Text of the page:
He's a creature come straight out of a nightmare [omission of relative pronoun]

Discussion in 'English Only' started by pouyou, Jul 31, 2017.

  1. pouyou Member

    French
    Hello,

    I stumbled upon this sentence : “He's a creature come straight out of a nightmare.” It seems wrong to me as it goes against one rule I have been taught – subject relative pronouns must not be omitted (but I am not a native speaker). However, oddly enough, I have the impression I had heard this sort of sentence before I read it.

    Is it a case of omission of subject relative pronoun : “he’s a creature that/who has come out of a nightmare.”

    If yes, why is it possible to omit the subject relative ponoun? Is it informal English or a mistake?

    If not, it it some sort of set phrase?

    Thanks in advance
     
  2. Oddmania

    Oddmania Senior Member

    France
    French
    Hi,

    I think the verb "to come" is a bit of an exception, because it used to take the auxiliary "be" in old English ("The time is come"). Hence, when you say "It's a dream come true" or "It's a creature come straight out of a nightmare", you're using the past participle "come" as an adjective, just as you might say "It's a creature [that is] made of flesh" or "It's a book [that was] written with a lot of authenticity".

    You can omit the relative pronoun when the verb "to be" is implied, which is the case with the verb "to come" in your sentence. However, you wouldn't typically say "He is the man __ came to my house" :cross: You'd need a relative pronoun there.
     
    Last edited: Jul 31, 2017
  3. lingobingo

    lingobingo Senior Member

    London
    English - England
    :thumbsup:

    :thumbsup:
     
  4. sdgraham

    sdgraham Senior Member

    Oregon, USA
    USA English
    “He's a creature come straight out of a nightmare.”"
    Unfortunately, you've not observed our forum rule of providing the source of the material you question.
    Perhaps you can correct that. ;)
     
  5. natkretep

    natkretep Moderato con anima (English Only)

    Singapore
    English (Singapore/UK), basic Chinese
    Yes, the source is always important. It appears to be from the romantic novel Hostage of the Hawk (1994) by American author Sandra Marton.

    This is known as the zero relative (ie no relative pronoun), and can be heard in some non-standard varieties of English, and so it doesn't sound absolutely strange to me. Learners shouldn't try to imitate this though.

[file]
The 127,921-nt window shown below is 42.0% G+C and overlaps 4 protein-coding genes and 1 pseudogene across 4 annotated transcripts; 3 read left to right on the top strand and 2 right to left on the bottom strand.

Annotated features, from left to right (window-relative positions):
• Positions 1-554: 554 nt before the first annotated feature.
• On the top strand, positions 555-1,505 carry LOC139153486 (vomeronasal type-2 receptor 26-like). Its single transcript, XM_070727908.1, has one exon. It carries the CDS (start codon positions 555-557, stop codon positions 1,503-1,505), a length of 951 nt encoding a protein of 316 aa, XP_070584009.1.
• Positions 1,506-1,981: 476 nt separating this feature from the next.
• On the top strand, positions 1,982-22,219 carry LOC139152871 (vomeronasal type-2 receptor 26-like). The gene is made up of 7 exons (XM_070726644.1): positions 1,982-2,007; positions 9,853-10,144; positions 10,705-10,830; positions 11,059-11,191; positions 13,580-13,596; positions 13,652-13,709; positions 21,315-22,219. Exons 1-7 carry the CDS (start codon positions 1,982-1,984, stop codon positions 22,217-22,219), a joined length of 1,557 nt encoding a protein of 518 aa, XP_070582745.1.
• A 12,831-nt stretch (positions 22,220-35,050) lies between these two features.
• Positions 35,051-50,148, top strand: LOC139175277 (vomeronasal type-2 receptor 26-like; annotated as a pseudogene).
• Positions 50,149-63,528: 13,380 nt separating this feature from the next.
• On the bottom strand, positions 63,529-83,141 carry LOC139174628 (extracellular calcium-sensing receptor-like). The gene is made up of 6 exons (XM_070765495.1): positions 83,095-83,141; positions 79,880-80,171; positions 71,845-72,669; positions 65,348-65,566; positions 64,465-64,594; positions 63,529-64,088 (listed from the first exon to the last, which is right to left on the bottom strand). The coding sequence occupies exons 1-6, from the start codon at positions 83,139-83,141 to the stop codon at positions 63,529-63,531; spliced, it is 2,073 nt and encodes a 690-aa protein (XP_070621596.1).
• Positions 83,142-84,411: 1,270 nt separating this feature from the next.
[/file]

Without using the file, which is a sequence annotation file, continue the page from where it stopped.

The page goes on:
There's even a famous bit from Shakespeare's The Merchant of Venice when Shylock declares that Portia (playing the part of a lawyer) is 'A Daniel come to judgement' (Act 4, Scene 1). It uses this structure too: [You are] a Daniel [who has] come to judgement.

    See also:
    the sexiest person ever lived
     
    Last edited: Aug 1, 2017
  6. Oddmania

    Oddmania Senior Member

    France
    French
    Is it really non-standard, though? "It was a dream come true" or "...a dream become reality" sounds like perfectly normal English to me, while "It's an idea _ been in my head for ages" does indeed sound non-standard at best, because the verb is not "come" (or derived from "come") anymore.

    I found another example, poking around Google Books:
     
  7. manfy Senior Member

    Singapore
    German - Austria
    I agree. Natkretep's example, "the sexiest person ever lived", seems syntactically different.

    I always looked at the participle phrase from the OP as a simple postpositive adjectival phrase, but I'm not sure if the official English grammar supports this view.
    Girls gone wild, a plan gone wrong, a roast cooked to perfection, etc. sound like normal phrases that can be heard often.

    If you think about it, 'a perfectly cooked roast' has practically the very same meaning as 'a roast cooked to perfection'.
    The ad-hoc phrase 'a cooked-to-perfection roast' might actually be acceptable from a grammar point of view, but it's simply so unidiomatic that you'll probably never hear it from a native speaker.
     
  8. se16teddy

    se16teddy Senior Member

    London but from Yorkshire
    English - England
    I am not sure this is relevant. You can say Chicks newly emerged from the egg are bald. but I have never heard The chick is emerged.

    Clearly some intransitive verbs have a form that looks like a past participle and that can act like an active participle (or maybe like an adjective). All the verbs that I can think of at the moment that do this are synonyms of "appear".

    We think of the -ed forms of verbs as a past participle passive, and of the -ing form of verbs as making a present participle active, but it's not that clear-cut.

    Do you have a link for that?
     
    Last edited: Aug 1, 2017
  9. pouyou Member

    French
    Hello,
    Sorry sdgraham: I did forget to give the source indeed. Natkretep is right: it comes from the novel Hostage of the Hawk (1994) by Sandra Marton (from a dialogue, that's why I thought it could have been informal English).
    Thank you all for your answers. These grammar debates are very interesting but, unfortunately, they are too complicated for me to give an opinion.
    Thank you again and keep up the good work.
     

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